Trumpeter 1/144 H6K5-L (Mavis) Kit First Look
By Michael Benolkin
|Date of Review||October 2004||Manufacturer||Trumpeter|
|Subject||Kawanishi H6K5-L (Mavis)||Scale||1/144|
|Kit Number||1323||Primary Media||Styrene|
|Pros||Nice Details, Easy Build, Choice of Full Hull or Waterline||Cons|
|Skill Level||Intermediate||MSRP (USD)||$16.95|
When many folks think of pre-war flying boats, they think of the works of Curtiss/Consolidated, Martin, Boeing or Short. However, there was another major designer of flying boats in the world, that was Japan's Kawanishi Industries. They gained their foothold into flying boats by building the Shorts S.15 under license for the Japanese Navy as the H3K1. Since the first sale of the H3K1 in 1930, Kawanishi evolved a number of designs for military and commercial applications.
One such example was the H6K series. While a number of these aircraft were operated before the war by Japan Air Lines, the main customer for these machines was the Japanese Navy. Code-named by the allies as Mavis, the H6K was powered by four 1000 hp class engines and had an operational range of over 2500 miles. While the aircraft had better combat capabilities than its western counterparts of the day, by the time the US pushed into the Pacific, the Mavis was out-classed by most allied combat aircraft and became easy prey when caught.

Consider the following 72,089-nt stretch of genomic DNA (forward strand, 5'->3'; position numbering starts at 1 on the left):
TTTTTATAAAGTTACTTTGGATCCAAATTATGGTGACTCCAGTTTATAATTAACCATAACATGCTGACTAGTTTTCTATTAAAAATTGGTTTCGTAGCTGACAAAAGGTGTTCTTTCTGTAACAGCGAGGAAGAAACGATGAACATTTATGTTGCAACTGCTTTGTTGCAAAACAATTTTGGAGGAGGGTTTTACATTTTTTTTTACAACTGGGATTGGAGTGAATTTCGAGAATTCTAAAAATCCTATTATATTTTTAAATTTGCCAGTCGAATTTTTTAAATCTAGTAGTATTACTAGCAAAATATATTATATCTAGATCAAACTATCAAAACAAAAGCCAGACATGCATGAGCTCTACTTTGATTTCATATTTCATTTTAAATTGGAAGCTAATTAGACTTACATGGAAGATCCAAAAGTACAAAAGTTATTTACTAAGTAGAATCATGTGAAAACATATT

The Trumpeter H6K5-L kit is molded in their standard light gray styrene on two trees, one tree of clear transparencies and one tree containing a clear display stand. A total of 49 parts are provided for this kit, and as you can see in the images to the right, the composition is simple and straightforward. According to the box, the assembled kit (in 1/144 scale) is 7" long with a wingspan of 11 inches.
Detailing in the cockpit is not bad considering the scale, with four crew positions visible through the cockpit transparencies. Detailing on the external surfaces is very crisp and not overdone (easy to do in this scale) with all of the panel lines scribed.
As the aircraft had no beaching gear or landing gear, your only choices are to rest the completed model on its belly (or on a base of simulated water) or use the included stand to display the aircraft in flight.
Markings are provided for two pre-war examples:
- H6K-5L, J-BFOZ
- H6K-5L, J-BGOC
While Hasegawa has released the H6K5 in 1/72nd scale and there are a few vacuforms of the aircraft in 1/48th, this is the first time that the Mavis has been offered in 1/144. If you're a pre-war flying boat buff, this will be an important part of your collection. If you're looking for something different to build that won't take much time or effort to achieve a nice result, this kit is for you.
Check out the quick-build review of this kit here.
My sincere thanks to Stevens International for this review sample!